Netanyahu-Mitchell meeting canceled

Officials tell 'Post' both sides needed more time to prepare for talks on settlement dispute.

barak mitchell laugh about iran 248 88 (photo credit: AP)
barak mitchell laugh about iran 248 88
(photo credit: AP)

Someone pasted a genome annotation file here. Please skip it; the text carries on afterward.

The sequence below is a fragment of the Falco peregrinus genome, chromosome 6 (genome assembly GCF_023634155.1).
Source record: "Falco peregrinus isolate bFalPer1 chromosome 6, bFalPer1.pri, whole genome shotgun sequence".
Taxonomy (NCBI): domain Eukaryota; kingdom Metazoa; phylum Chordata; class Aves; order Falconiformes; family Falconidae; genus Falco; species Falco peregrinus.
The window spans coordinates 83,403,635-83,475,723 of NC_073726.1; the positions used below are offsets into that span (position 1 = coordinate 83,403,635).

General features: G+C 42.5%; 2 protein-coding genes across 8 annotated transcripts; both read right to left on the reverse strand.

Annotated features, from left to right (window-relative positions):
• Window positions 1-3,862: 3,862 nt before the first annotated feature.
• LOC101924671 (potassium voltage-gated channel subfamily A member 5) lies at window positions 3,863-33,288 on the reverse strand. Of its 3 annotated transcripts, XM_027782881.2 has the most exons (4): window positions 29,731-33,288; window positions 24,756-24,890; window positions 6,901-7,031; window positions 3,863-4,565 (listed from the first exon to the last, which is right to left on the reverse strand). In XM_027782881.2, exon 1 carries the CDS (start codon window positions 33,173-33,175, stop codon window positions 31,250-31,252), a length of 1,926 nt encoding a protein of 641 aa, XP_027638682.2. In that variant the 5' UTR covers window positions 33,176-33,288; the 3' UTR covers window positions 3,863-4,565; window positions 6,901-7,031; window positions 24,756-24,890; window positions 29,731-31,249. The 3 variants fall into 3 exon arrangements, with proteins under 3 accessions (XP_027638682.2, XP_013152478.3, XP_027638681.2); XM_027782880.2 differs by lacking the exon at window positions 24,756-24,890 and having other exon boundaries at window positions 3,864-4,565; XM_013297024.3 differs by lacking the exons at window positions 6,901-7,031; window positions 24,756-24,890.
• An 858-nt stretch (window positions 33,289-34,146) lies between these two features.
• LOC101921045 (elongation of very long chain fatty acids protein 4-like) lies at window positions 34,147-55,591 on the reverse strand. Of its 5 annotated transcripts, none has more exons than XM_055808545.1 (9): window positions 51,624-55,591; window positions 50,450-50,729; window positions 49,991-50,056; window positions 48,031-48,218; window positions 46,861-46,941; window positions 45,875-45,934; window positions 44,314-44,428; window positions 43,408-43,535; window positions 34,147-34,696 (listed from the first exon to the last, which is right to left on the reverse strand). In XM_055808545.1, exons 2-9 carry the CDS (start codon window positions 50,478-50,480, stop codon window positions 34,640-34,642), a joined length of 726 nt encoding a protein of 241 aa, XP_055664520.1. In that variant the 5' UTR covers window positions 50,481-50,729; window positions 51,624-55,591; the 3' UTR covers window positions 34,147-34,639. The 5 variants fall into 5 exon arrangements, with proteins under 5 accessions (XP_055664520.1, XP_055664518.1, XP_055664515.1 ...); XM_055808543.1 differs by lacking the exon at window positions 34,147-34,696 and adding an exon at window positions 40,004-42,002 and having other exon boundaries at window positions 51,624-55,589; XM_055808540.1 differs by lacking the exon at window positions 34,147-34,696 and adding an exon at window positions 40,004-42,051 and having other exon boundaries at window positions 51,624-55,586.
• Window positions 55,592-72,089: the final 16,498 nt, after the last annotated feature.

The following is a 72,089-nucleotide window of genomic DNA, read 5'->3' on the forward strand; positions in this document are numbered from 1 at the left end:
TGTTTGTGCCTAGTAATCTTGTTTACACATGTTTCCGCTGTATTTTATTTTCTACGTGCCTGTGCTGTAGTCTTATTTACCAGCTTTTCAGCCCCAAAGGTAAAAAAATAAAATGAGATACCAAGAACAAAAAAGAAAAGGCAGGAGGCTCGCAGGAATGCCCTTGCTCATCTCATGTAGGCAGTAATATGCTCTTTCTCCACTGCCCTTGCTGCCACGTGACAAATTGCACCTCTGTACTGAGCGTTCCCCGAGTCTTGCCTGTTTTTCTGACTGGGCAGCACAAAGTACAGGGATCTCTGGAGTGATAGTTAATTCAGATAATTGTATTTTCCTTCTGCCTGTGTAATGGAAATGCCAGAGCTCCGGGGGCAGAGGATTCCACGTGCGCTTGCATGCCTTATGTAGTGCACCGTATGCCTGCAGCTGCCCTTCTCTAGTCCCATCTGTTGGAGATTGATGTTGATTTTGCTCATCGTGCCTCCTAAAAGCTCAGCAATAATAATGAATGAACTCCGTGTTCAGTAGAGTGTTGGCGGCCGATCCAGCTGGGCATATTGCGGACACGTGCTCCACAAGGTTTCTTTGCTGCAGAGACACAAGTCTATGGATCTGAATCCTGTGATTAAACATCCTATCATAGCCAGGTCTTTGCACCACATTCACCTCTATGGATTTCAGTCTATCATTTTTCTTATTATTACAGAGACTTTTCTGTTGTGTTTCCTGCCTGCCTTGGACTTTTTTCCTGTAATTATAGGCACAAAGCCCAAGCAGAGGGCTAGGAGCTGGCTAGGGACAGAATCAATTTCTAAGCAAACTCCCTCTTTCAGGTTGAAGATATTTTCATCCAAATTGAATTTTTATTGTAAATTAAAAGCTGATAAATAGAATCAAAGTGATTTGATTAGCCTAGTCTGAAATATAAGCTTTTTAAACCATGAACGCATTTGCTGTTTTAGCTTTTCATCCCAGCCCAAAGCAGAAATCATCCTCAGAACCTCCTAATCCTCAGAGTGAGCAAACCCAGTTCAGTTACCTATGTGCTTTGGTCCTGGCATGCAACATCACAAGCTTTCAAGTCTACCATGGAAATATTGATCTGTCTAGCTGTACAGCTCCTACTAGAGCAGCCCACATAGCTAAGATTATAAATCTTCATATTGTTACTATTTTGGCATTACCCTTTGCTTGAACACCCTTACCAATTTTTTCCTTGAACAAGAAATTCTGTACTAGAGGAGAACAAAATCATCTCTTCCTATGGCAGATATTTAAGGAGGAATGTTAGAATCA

A much anticipated meeting Thursday in Paris between Prime Minister Binyamin Netanyahu and US Mideast envoy George Mitchell has been canceled, The Jerusalem Post has learned. Instead, Defense Minister Ehud Barak will be going to the US on Monday to meet with Mitchell. It will be Barak's second visit to the US this month. The Netanyahu-Mitchell meeting was expected to deal with the lingering settlement construction dispute between Jerusalem and Washington, and attempt to find a formula on the matter that would be satisfactory to both sides. According to diplomatic officials, the meeting was canceled because both sides needed more time to prepare. While the US is demanding a complete settlement freeze, Netanyahu has said that it was unreasonable to expect that Israel would completely freeze all settlement construction. Netanyahu, who began a three day European trip on Tuesday with a meeting in Rome with Italian Prime Minister Silvio Berlusconi, said in an interview broadcast Tuesday on Italy's RAI television network that the fate of the settlements would be determined in final status negotiations with the Palestinians. But, he said, "Pending a final peace agreement, the people who are there [in the settlements] will be allowed to live a normal life. They have children, they need kindergartens, they need health clinics and so on. This is, I think, an equitable position which reflexes our willingness to enter immediately in peace negotiations and get on with peace. I think that the more we spend time arguing about this, the more we waste time instead of moving towards peace." Netanyahu said that he had accepted the idea that there should be no pre-judgment of the final status agreement, and as a result, has said that Israel will not build new settlements or expropriate additional land to expand existing settlements.